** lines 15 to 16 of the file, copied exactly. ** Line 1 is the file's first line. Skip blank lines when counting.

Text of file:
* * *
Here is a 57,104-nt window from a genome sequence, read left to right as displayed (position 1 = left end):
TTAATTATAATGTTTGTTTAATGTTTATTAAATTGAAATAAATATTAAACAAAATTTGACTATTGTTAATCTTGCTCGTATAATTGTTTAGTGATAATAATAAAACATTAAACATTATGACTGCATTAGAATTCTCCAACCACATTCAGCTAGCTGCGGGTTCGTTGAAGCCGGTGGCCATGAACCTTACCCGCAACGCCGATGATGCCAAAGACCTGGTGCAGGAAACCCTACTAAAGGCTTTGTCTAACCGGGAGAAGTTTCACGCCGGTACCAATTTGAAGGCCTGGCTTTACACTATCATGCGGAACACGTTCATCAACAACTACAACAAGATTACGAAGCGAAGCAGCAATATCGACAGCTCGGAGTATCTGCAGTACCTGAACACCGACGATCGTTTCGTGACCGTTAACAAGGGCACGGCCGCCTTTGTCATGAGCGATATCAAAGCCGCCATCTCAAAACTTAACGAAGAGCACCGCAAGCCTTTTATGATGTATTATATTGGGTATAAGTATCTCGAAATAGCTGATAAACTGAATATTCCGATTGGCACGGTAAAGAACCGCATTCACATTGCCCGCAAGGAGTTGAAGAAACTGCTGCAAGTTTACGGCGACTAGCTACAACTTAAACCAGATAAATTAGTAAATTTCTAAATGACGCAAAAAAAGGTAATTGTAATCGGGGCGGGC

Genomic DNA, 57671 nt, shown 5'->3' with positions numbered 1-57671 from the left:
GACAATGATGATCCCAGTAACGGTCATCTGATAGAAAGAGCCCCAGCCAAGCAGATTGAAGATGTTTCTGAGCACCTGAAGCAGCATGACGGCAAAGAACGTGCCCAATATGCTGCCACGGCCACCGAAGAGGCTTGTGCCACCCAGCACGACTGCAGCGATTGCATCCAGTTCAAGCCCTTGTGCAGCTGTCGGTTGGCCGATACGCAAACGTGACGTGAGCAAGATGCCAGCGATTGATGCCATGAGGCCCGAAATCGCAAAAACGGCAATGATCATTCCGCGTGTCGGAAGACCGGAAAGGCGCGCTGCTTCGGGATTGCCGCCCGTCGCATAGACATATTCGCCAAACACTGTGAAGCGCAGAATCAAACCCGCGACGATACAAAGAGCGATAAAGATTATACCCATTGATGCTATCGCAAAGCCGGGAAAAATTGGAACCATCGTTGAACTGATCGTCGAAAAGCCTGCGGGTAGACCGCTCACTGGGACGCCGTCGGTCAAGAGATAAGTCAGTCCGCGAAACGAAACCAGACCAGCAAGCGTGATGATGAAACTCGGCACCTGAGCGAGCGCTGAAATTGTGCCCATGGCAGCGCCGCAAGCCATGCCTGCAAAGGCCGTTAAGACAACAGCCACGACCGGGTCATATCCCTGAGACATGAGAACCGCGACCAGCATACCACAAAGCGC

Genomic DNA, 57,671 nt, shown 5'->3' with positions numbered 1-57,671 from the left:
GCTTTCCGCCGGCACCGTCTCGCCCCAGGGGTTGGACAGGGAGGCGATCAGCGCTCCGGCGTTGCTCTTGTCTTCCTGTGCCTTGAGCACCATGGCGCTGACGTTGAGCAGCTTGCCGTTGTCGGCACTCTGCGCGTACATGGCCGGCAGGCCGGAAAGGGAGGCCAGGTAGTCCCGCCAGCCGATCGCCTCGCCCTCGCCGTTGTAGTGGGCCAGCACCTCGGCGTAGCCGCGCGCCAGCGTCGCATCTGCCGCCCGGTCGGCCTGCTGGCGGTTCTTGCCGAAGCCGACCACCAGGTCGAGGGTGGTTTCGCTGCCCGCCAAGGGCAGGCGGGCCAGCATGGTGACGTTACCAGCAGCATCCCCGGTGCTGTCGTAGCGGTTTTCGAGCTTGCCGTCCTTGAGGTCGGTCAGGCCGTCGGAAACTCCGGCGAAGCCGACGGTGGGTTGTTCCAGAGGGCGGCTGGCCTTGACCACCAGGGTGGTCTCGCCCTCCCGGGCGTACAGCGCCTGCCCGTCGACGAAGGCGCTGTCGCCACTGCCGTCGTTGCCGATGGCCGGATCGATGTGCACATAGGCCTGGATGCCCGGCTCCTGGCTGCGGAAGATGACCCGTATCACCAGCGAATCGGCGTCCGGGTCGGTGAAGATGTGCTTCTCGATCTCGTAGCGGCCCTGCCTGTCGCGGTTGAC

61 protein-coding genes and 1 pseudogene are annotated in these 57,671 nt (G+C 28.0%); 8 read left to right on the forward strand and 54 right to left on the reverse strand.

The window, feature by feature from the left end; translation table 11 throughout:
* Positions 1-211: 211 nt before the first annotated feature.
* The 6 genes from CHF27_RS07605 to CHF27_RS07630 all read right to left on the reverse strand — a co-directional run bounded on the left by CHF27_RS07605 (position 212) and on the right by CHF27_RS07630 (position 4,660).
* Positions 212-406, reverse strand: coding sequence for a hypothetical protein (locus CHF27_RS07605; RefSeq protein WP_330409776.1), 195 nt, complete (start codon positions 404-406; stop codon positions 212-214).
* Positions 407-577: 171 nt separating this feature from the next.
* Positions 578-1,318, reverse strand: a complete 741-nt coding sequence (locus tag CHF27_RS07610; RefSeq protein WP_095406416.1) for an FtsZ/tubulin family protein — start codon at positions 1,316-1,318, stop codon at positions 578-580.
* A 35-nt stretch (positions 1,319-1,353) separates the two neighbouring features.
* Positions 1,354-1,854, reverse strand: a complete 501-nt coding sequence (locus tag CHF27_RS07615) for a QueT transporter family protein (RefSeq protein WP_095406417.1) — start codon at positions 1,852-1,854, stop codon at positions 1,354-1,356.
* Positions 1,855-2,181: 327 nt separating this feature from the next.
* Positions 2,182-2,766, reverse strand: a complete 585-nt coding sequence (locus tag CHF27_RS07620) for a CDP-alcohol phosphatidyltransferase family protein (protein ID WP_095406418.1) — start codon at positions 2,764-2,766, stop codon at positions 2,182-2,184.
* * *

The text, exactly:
* Positions 1,354-1,854, reverse strand: a complete 501-nt coding sequence (locus tag CHF27_RS07615) for a QueT transporter family protein (RefSeq protein WP_095406417.1) — start codon at positions 1,852-1,854, stop codon at positions 1,354-1,356.
* Positions 1,855-2,181: 327 nt separating this feature from the next.